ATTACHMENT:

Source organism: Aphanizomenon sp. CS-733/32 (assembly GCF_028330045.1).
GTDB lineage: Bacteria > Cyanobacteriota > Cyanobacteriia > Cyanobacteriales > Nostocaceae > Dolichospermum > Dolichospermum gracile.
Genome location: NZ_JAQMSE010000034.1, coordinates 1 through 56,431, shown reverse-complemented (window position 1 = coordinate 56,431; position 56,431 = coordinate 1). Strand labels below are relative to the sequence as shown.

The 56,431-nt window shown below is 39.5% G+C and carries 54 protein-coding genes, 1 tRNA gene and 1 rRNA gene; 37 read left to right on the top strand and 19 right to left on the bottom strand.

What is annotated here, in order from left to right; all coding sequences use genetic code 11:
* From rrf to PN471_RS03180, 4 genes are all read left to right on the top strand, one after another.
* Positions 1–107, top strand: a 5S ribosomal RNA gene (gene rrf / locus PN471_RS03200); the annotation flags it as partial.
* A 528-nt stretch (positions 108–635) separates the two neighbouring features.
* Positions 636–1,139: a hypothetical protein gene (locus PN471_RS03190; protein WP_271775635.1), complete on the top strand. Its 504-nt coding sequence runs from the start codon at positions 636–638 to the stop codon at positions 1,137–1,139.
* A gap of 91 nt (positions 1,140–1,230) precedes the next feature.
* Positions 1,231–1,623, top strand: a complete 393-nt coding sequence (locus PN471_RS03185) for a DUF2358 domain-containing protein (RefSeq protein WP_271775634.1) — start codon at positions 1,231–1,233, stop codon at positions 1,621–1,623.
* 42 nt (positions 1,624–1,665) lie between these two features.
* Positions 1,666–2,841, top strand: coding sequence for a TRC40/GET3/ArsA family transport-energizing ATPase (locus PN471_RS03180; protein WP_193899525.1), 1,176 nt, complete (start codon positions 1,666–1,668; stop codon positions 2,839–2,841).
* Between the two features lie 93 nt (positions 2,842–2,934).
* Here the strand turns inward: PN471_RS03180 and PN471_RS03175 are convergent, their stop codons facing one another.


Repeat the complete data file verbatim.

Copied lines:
Source organism: Aphanizomenon sp. CS-733/32 (assembly GCF_028330045.1).
GTDB lineage: Bacteria > Cyanobacteriota > Cyanobacteriia > Cyanobacteriales > Nostocaceae > Dolichospermum > Dolichospermum gracile.
Genome location: NZ_JAQMSE010000034.1, coordinates 1 through 56,431, shown reverse-complemented (window position 1 = coordinate 56,431; position 56,431 = coordinate 1). Strand labels below are relative to the sequence as shown.

The 56,431-nt window shown below is 39.5% G+C and carries 54 protein-coding genes, 1 tRNA gene and 1 rRNA gene; 37 read left to right on the top strand and 19 right to left on the bottom strand.

What is annotated here, in order from left to right; all coding sequences use genetic code 11:
* From rrf to PN471_RS03180, 4 genes are all read left to right on the top strand, one after another.
* Positions 1–107, top strand: a 5S ribosomal RNA gene (gene rrf / locus PN471_RS03200); the annotation flags it as partial.
* A 528-nt stretch (positions 108–635) separates the two neighbouring features.
* Positions 636–1,139: a hypothetical protein gene (locus PN471_RS03190; protein WP_271775635.1), complete on the top strand. Its 504-nt coding sequence runs from the start codon at positions 636–638 to the stop codon at positions 1,137–1,139.
* A gap of 91 nt (positions 1,140–1,230) precedes the next feature.
* Positions 1,231–1,623, top strand: a complete 393-nt coding sequence (locus PN471_RS03185) for a DUF2358 domain-containing protein (RefSeq protein WP_271775634.1) — start codon at positions 1,231–1,233, stop codon at positions 1,621–1,623.
* 42 nt (positions 1,624–1,665) lie between these two features.
* Positions 1,666–2,841, top strand: coding sequence for a TRC40/GET3/ArsA family transport-energizing ATPase (locus PN471_RS03180; protein WP_193899525.1), 1,176 nt, complete (start codon positions 1,666–1,668; stop codon positions 2,839–2,841).
* Between the two features lie 93 nt (positions 2,842–2,934).
* Here the strand turns inward: PN471_RS03180 and PN471_RS03175 are convergent, their stop codons facing one another.